Trade associations urge policymakers to delete active account proposal under EMIR 3.0

In a joint statement, the negative impacts the proposal would have on EU capital markets including introducing fragmentation, loss of netting benefits and reducing the EU’s resiliency to market stresses, are highlighted by the associations.

European trade associations have published a joint statement urging EU policymakers to delete the proposed active account requirement under the European Market Infrastructure Regulation (EMIR 3.0).

Announced in December, the proposal by the European Commission would require all market participants to hold active accounts at EU central counterparties (CCPs) for clearing a portion of certain systemic derivatives contracts.

Read more: Post-Brexit derivatives clearing tussle continues as European Commission clamps down on non-EU CCPs

The new clearing threshold calculation has been designed to increase the attractiveness of EU CPPs, according to the European Commission, with the EMIR 3.0 proposals currently being debated by co-legislators in the European Parliament and Council.

In the joint statement, European trade associations including AIMA, EFAMA, BFPI Ireland, EACB, FIA EPTA, Federation of the Dutch Pension Funds, Finance Denmark, Nordic Securities Association, ICI Global, FIA and ISDA, have urged EU policymakers to delete the proposal and instead focus on streamlining the supervisory framework for EU CCPs across member states.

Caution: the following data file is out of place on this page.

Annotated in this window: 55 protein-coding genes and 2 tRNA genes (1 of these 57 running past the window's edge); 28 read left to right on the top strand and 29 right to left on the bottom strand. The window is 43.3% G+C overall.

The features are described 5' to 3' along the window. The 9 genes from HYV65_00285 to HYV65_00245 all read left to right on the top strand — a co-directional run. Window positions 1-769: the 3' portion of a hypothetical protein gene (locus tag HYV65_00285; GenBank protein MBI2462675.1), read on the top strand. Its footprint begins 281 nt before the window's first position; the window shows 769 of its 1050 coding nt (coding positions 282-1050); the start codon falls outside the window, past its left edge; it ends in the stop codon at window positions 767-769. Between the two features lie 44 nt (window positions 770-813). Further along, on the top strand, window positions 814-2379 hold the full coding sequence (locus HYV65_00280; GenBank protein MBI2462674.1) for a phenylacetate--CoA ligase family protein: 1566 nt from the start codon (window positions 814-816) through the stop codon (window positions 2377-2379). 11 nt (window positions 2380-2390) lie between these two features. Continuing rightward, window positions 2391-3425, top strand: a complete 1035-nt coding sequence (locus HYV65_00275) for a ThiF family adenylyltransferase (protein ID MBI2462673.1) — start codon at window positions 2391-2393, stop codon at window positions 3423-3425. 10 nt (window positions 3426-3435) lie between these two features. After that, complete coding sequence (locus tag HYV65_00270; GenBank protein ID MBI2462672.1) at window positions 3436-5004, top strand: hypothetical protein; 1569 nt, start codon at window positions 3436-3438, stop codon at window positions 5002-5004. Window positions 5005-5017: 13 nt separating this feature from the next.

The trade associations noted that incentivising measures would offer sustainable growth of EU CCPs while maintaining competitive and open markets.

Read more: European clamp down on non-EU CCPs using mandated active accounts could counter competition, EFAMA finds

The negative impacts the proposed active account requirement would have on EU capital markets were highlighted in the statement, including introducing fragmentation, loss of netting benefits and reducing the resiliency of the EU to market stresses with no benefit to EU financial stability. The associations emphasised that the proposal will ultimately harm European pension savers and investors.

Elsewhere, the associations highlighted that the new requirement would create a competitive disadvantage for EU firms when compared to third-country firms, which would still be able to transact in global markets without restrictions.

To comply with an active account threshold, EU clients required to clear at an EU CCP would be forced to accept an uncompetitive price in instances where the price available at an EU CCP is higher than that available at a Tier 2 CCP.

“When making important decisions, such as imposing an active account requirement, policymakers should act prudently and be guided by comprehensive and robust cost-benefit assessments that include a review of the risks and impacts on financial stability and on the competitiveness of EU market participants,” the trade associations said in a statement.

“To date, such a comprehensive and robust cost-benefit assessment has not been produced.”